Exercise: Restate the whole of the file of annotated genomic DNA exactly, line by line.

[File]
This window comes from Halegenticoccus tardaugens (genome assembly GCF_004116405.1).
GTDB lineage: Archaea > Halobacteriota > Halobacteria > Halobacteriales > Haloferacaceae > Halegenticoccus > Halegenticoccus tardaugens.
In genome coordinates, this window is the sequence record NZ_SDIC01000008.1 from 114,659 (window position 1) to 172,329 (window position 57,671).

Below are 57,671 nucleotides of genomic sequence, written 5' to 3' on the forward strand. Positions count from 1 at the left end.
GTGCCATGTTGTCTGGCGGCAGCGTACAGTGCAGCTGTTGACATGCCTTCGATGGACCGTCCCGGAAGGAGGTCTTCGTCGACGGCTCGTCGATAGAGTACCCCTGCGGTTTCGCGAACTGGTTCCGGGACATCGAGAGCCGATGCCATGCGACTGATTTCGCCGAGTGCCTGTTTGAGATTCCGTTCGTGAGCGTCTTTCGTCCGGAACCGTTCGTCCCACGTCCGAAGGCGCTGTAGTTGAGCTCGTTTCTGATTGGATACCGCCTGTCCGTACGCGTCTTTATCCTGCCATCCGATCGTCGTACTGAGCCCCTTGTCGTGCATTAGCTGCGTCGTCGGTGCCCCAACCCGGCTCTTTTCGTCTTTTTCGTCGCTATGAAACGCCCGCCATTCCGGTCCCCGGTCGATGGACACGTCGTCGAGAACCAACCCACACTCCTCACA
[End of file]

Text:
This window comes from Halegenticoccus tardaugens (genome assembly GCF_004116405.1).
GTDB lineage: Archaea > Halobacteriota > Halobacteria > Halobacteriales > Haloferacaceae > Halegenticoccus > Halegenticoccus tardaugens.
In genome coordinates, this window is the sequence record NZ_SDIC01000008.1 from 114,659 (window position 1) to 172,329 (window position 57,671).

Below are 57,671 nucleotides of genomic sequence, written 5' to 3' on the forward strand. Positions count from 1 at the left end.
GTGCCATGTTGTCTGGCGGCAGCGTACAGTGCAGCTGTTGACATGCCTTCGATGGACCGTCCCGGAAGGAGGTCTTCGTCGACGGCTCGTCGATAGAGTACCCCTGCGGTTTCGCGAACTGGTTCCGGGACATCGAGAGCCGATGCCATGCGACTGATTTCGCCGAGTGCCTGTTTGAGATTCCGTTCGTGAGCGTCTTTCGTCCGGAACCGTTCGTCCCACGTCCGAAGGCGCTGTAGTTGAGCTCGTTTCTGATTGGATACCGCCTGTCCGTACGCGTCTTTATCCTGCCATCCGATCGTCGTACTGAGCCCCTTGTCGTGCATTAGCTGCGTCGTCGGTGCCCCAACCCGGCTCTTTTCGTCTTTTTCGTCGCTATGAAACGCCCGCCATTCCGGTCCCCGGTCGATGGACACGTCGTCGAGAACCAACCCACACTCCTCACA